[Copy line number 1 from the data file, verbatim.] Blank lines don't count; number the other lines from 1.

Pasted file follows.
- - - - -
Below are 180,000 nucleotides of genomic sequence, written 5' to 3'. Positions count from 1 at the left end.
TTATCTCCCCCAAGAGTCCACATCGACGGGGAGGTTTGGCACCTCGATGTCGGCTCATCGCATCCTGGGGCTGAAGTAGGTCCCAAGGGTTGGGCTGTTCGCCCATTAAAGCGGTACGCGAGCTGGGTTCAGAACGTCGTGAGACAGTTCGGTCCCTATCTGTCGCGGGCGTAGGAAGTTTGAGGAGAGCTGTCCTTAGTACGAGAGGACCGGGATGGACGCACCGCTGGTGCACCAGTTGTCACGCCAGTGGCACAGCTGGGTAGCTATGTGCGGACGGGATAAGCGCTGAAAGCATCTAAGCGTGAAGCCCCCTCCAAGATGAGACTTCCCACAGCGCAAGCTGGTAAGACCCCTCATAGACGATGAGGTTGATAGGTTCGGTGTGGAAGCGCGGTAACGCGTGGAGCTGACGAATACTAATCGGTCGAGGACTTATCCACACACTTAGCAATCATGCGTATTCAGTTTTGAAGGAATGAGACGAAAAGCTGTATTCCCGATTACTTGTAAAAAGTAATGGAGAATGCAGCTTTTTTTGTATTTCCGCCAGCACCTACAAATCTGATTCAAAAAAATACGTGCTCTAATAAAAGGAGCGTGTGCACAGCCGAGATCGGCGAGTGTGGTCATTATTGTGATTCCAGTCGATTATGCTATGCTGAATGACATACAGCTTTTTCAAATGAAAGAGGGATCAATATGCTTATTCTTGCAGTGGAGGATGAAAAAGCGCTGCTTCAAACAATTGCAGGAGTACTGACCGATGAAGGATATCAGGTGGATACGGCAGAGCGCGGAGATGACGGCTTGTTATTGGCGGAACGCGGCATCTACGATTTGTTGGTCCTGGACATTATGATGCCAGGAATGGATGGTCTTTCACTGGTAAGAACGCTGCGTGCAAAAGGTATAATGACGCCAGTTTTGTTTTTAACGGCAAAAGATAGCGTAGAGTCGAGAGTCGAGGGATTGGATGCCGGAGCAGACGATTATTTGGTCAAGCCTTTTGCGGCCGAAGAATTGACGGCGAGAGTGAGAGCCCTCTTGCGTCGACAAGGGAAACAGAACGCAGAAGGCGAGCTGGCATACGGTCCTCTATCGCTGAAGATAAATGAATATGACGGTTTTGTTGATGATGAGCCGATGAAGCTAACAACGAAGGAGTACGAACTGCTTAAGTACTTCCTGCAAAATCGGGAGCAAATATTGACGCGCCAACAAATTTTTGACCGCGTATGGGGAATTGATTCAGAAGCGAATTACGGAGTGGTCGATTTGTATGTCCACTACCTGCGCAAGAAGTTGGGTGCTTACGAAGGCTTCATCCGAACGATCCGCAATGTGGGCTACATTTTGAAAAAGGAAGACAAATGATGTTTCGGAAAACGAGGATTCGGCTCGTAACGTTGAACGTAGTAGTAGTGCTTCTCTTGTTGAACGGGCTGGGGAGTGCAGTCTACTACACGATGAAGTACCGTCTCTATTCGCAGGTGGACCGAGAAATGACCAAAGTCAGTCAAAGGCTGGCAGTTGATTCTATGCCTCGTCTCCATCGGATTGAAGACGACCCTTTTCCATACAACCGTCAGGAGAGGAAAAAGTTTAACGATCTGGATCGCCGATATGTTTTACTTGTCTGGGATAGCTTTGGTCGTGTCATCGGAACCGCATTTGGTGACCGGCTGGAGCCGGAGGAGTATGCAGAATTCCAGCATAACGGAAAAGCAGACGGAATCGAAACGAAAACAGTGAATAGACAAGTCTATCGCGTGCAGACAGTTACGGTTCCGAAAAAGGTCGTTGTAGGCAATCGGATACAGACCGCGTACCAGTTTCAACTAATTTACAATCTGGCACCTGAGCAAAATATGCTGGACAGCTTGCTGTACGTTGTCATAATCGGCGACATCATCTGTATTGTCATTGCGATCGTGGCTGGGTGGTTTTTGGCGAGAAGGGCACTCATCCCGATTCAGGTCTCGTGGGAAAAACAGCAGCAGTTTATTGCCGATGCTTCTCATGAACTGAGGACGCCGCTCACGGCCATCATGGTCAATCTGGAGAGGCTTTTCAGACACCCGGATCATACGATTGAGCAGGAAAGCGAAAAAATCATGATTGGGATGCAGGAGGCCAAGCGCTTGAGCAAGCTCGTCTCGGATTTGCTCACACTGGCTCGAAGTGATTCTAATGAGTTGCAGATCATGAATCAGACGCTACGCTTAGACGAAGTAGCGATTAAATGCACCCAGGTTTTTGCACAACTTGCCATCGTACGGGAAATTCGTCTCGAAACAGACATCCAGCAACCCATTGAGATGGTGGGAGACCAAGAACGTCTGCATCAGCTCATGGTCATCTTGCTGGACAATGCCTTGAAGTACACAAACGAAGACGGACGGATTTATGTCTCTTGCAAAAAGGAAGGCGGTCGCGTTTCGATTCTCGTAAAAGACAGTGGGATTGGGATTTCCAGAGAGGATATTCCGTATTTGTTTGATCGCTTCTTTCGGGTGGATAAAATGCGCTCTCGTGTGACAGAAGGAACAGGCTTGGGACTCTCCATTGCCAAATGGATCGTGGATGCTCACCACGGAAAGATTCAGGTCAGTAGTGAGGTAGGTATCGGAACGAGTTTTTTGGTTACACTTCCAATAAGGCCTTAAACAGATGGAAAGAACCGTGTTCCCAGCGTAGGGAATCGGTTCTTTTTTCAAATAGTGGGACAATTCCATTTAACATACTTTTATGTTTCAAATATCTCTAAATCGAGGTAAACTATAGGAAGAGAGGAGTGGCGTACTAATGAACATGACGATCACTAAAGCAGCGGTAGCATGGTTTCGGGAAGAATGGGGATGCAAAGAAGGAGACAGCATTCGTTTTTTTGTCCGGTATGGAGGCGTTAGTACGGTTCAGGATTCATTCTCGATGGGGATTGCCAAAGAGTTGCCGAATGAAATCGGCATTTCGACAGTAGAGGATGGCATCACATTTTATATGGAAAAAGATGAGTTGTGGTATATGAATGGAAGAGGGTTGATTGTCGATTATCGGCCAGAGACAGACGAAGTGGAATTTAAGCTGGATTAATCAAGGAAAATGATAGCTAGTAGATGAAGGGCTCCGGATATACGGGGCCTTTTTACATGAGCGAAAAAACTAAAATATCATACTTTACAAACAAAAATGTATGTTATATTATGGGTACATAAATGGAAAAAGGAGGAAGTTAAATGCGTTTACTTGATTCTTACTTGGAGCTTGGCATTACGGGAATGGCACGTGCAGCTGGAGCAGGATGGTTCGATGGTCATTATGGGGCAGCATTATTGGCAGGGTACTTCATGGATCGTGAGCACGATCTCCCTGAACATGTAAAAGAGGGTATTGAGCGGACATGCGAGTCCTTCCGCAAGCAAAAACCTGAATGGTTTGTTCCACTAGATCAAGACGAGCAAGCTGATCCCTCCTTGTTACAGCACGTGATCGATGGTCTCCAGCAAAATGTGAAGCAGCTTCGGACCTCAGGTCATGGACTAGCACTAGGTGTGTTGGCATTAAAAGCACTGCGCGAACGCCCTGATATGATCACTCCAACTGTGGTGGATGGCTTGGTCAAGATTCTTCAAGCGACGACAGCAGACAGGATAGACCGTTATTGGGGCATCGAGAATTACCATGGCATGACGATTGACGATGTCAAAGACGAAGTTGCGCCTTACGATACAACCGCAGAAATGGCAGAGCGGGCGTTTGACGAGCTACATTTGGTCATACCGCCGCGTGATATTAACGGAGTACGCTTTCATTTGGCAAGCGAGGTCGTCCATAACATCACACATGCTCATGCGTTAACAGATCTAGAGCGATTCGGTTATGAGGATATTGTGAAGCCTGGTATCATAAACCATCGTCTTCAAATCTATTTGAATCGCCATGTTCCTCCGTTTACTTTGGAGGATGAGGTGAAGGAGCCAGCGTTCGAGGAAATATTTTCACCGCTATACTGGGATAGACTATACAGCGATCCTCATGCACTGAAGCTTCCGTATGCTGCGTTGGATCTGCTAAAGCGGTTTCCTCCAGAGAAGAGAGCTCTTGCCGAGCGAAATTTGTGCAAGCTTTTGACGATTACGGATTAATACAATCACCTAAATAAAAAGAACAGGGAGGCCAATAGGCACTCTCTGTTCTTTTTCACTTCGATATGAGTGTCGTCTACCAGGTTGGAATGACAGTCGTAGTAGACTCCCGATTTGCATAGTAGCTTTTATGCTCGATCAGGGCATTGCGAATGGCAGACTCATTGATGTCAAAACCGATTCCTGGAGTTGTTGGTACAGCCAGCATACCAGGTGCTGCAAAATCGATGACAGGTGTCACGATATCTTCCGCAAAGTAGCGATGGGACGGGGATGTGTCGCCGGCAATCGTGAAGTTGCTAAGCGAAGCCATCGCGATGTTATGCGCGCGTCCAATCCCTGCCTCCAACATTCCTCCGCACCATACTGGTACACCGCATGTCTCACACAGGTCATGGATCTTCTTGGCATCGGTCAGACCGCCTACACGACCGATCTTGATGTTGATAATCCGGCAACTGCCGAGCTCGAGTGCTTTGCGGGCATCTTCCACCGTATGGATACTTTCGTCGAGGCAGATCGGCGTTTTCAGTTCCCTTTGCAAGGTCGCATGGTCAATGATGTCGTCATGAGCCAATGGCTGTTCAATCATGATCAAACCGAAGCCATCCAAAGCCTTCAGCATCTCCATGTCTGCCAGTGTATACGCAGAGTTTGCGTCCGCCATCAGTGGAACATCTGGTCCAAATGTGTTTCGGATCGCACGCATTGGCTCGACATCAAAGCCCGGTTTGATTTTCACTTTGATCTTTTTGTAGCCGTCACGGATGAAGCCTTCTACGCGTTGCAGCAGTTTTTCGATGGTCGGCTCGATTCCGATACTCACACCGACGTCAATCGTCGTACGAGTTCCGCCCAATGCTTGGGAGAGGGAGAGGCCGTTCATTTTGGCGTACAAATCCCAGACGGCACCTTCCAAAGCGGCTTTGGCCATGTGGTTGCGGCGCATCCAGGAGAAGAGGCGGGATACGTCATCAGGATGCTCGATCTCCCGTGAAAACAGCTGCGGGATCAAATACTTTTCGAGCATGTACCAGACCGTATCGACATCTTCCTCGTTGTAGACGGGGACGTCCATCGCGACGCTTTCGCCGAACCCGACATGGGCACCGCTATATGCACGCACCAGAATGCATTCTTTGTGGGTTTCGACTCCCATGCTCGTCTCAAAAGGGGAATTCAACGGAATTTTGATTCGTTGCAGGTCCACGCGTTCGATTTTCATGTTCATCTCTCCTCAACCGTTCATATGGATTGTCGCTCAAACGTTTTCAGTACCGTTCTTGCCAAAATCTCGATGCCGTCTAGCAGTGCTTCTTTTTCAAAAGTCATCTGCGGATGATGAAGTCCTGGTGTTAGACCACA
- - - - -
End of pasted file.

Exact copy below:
Below are 180,000 nucleotides of genomic sequence, written 5' to 3'. Positions count from 1 at the left end.